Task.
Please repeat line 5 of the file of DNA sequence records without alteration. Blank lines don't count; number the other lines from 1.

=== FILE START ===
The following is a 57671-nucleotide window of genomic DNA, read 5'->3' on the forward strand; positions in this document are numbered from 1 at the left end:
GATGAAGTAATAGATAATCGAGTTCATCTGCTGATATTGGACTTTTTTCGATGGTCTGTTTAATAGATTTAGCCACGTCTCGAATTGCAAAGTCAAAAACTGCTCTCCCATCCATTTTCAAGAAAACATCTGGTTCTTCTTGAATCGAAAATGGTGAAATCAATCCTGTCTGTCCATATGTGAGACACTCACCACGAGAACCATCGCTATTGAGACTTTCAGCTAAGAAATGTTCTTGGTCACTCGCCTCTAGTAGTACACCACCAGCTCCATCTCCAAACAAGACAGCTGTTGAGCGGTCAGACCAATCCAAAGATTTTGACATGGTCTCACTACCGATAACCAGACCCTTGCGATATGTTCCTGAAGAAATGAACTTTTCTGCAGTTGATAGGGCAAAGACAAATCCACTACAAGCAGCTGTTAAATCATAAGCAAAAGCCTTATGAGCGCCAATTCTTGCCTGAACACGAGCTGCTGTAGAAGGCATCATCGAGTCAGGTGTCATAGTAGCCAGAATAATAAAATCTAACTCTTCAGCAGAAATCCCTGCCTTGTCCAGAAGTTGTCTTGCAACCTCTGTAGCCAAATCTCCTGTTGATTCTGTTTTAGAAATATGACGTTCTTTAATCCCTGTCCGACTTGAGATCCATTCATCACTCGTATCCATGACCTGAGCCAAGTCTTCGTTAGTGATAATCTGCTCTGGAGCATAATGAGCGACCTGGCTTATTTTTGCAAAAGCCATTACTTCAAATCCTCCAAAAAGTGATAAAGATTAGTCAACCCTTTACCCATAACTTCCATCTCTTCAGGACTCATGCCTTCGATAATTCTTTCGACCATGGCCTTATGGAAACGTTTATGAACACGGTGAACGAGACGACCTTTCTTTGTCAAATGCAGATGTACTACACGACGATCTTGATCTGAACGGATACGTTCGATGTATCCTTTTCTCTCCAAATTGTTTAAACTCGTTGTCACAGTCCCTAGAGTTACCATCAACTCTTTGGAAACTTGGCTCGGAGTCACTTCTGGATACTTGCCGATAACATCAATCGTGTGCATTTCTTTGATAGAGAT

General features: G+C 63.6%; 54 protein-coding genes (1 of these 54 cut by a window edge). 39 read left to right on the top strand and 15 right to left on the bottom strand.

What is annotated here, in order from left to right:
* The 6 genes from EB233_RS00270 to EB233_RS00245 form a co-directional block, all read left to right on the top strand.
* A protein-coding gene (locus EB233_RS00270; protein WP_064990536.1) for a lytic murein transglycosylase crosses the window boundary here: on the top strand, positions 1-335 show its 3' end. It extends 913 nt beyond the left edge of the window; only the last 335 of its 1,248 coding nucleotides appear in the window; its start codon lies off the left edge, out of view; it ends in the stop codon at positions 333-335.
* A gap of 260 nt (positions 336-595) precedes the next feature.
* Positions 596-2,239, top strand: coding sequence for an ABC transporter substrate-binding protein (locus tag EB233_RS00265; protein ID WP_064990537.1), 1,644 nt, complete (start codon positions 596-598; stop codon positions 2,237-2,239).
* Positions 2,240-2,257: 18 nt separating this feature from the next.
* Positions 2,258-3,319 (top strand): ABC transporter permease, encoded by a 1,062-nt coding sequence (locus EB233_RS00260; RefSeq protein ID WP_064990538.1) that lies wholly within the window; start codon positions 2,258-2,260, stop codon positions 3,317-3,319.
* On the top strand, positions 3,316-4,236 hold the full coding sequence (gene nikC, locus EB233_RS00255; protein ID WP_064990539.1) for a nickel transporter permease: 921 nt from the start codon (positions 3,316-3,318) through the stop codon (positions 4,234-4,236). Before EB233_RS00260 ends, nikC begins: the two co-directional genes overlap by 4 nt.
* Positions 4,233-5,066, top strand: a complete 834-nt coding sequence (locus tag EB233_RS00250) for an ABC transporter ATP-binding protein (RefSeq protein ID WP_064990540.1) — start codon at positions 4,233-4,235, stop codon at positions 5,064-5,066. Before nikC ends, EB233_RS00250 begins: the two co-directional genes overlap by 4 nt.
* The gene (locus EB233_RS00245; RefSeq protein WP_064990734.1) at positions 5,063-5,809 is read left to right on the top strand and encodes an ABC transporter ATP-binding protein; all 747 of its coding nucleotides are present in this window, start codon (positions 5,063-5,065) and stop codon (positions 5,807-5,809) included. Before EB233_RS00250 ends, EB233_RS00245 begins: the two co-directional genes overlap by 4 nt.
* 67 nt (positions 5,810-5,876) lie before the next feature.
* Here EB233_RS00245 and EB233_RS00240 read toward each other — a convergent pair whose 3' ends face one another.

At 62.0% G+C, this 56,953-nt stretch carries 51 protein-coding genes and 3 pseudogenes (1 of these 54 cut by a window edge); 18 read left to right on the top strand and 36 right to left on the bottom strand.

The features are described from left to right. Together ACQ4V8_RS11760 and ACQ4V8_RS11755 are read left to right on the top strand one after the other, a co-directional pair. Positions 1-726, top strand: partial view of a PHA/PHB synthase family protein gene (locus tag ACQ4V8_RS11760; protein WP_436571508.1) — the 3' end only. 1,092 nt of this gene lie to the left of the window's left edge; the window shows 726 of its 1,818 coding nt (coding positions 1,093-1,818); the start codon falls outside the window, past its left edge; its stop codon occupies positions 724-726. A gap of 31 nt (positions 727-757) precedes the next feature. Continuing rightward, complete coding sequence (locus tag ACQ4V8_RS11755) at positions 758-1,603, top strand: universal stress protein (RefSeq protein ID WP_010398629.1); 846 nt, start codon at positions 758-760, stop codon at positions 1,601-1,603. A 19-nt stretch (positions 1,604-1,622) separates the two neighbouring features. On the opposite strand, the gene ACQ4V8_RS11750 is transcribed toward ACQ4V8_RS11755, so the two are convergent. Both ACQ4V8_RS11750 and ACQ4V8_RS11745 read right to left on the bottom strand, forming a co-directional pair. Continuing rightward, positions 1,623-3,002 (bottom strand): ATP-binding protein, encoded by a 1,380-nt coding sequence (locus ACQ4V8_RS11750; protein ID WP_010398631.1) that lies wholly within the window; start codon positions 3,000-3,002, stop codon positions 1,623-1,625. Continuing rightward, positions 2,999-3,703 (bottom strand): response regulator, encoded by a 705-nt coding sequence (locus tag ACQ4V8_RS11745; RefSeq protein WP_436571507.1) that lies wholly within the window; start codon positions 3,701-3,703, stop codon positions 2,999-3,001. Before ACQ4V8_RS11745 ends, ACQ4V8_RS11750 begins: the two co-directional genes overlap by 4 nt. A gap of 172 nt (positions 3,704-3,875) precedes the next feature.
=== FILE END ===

* The 6 genes from EB233_RS00270 to EB233_RS00245 form a co-directional block, all read left to right on the top strand.